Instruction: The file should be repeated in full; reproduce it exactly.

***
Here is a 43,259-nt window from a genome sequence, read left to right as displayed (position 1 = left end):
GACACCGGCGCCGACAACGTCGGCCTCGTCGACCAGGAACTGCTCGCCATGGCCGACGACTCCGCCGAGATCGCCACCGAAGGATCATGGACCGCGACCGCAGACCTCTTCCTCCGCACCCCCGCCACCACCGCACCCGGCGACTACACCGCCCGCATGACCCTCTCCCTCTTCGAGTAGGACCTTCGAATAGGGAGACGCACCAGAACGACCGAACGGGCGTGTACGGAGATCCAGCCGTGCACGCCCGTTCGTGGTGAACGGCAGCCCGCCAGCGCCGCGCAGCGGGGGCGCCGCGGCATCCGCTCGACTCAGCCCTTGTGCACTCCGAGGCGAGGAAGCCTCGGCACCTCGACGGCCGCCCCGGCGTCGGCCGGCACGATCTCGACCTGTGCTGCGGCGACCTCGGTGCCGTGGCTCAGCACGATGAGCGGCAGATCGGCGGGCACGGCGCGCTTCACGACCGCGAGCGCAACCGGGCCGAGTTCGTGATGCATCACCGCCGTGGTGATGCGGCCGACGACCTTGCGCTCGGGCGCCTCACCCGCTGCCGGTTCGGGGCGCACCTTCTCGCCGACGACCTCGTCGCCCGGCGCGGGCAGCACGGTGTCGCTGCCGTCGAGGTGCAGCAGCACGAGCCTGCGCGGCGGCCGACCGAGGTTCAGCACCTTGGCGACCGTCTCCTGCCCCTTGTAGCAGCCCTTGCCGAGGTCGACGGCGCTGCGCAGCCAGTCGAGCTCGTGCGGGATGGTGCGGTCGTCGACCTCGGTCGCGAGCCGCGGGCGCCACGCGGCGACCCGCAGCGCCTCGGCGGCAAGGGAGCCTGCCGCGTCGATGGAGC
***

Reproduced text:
Here is a 43,259-nt window from a genome sequence, read left to right as displayed (position 1 = left end):
GACACCGGCGCCGACAACGTCGGCCTCGTCGACCAGGAACTGCTCGCCATGGCCGACGACTCCGCCGAGATCGCCACCGAAGGATCATGGACCGCGACCGCAGACCTCTTCCTCCGCACCCCCGCCACCACCGCACCCGGCGACTACACCGCCCGCATGACCCTCTCCCTCTTCGAGTAGGACCTTCGAATAGGGAGACGCACCAGAACGACCGAACGGGCGTGTACGGAGATCCAGCCGTGCACGCCCGTTCGTGGTGAACGGCAGCCCGCCAGCGCCGCGCAGCGGGGGCGCCGCGGCATCCGCTCGACTCAGCCCTTGTGCACTCCGAGGCGAGGAAGCCTCGGCACCTCGACGGCCGCCCCGGCGTCGGCCGGCACGATCTCGACCTGTGCTGCGGCGACCTCGGTGCCGTGGCTCAGCACGATGAGCGGCAGATCGGCGGGCACGGCGCGCTTCACGACCGCGAGCGCAACCGGGCCGAGTTCGTGATGCATCACCGCCGTGGTGATGCGGCCGACGACCTTGCGCTCGGGCGCCTCACCCGCTGCCGGTTCGGGGCGCACCTTCTCGCCGACGACCTCGTCGCCCGGCGCGGGCAGCACGGTGTCGCTGCCGTCGAGGTGCAGCAGCACGAGCCTGCGCGGCGGCCGACCGAGGTTCAGCACCTTGGCGACCGTCTCCTGCCCCTTGTAGCAGCCCTTGCCGAGGTCGACGGCGCTGCGCAGCCAGTCGAGCTCGTGCGGGATGGTGCGGTCGTCGACCTCGGTCGCGAGCCGCGGGCGCCACGCGGCGACCCGCAGCGCCTCGGCGGCAAGGGAGCCTGCCGCGTCGATGGAGC